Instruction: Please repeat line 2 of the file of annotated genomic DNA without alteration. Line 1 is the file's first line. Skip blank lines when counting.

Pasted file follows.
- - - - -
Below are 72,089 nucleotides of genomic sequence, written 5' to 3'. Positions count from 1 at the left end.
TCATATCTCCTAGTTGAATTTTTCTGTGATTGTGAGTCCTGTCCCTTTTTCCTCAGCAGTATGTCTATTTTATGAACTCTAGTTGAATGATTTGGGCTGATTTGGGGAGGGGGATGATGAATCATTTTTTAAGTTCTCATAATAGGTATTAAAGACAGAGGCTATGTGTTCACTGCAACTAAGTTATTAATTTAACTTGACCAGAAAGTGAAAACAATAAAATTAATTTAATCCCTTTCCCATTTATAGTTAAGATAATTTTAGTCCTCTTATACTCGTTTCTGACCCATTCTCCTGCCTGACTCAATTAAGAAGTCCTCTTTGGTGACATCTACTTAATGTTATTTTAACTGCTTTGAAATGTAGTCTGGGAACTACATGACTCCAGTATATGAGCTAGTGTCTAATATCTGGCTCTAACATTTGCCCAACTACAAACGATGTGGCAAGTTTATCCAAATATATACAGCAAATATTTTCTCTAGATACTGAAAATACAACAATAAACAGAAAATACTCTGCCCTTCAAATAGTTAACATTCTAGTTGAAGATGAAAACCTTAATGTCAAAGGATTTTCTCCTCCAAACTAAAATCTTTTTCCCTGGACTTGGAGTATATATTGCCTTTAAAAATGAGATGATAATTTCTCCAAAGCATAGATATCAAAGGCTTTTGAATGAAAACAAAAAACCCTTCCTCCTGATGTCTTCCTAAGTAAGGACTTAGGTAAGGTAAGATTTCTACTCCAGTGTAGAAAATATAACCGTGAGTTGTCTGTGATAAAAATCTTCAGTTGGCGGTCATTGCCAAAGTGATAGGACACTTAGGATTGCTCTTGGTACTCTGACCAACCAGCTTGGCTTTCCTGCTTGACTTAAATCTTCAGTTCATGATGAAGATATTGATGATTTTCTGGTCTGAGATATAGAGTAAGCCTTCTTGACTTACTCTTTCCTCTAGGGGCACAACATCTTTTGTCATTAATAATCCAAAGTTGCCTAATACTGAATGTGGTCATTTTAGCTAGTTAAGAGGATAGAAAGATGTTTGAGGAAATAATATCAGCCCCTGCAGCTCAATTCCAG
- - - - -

TCATATCTCCTAGTTGAATTTTTCTGTGATTGTGAGTCCTGTCCCTTTTTCCTCAGCAGTATGTCTATTTTATGAACTCTAGTTGAATGATTTGGGCTGATTTGGGGAGGGGGATGATGAATCATTTTTTAAGTTCTCATAATAGGTATTAAAGACAGAGGCTATGTGTTCACTGCAACTAAGTTATTAATTTAACTTGACCAGAAAGTGAAAACAATAAAATTAATTTAATCCCTTTCCCATTTATAGTTAAGATAATTTTAGTCCTCTTATACTCGTTTCTGACCCATTCTCCTGCCTGACTCAATTAAGAAGTCCTCTTTGGTGACATCTACTTAATGTTATTTTAACTGCTTTGAAATGTAGTCTGGGAACTACATGACTCCAGTATATGAGCTAGTGTCTAATATCTGGCTCTAACATTTGCCCAACTACAAACGATGTGGCAAGTTTATCCAAATATATACAGCAAATATTTTCTCTAGATACTGAAAATACAACAATAAACAGAAAATACTCTGCCCTTCAAATAGTTAACATTCTAGTTGAAGATGAAAACCTTAATGTCAAAGGATTTTCTCCTCCAAACTAAAATCTTTTTCCCTGGACTTGGAGTATATATTGCCTTTAAAAATGAGATGATAATTTCTCCAAAGCATAGATATCAAAGGCTTTTGAATGAAAACAAAAAACCCTTCCTCCTGATGTCTTCCTAAGTAAGGACTTAGGTAAGGTAAGATTTCTACTCCAGTGTAGAAAATATAACCGTGAGTTGTCTGTGATAAAAATCTTCAGTTGGCGGTCATTGCCAAAGTGATAGGACACTTAGGATTGCTCTTGGTACTCTGACCAACCAGCTTGGCTTTCCTGCTTGACTTAAATCTTCAGTTCATGATGAAGATATTGATGATTTTCTGGTCTGAGATATAGAGTAAGCCTTCTTGACTTACTCTTTCCTCTAGGGGCACAACATCTTTTGTCATTAATAATCCAAAGTTGCCTAATACTGAATGTGGTCATTTTAGCTAGTTAAGAGGATAGAAAGATGTTTGAGGAAATAATATCAGCCCCTGCAGCTCAATTCCAG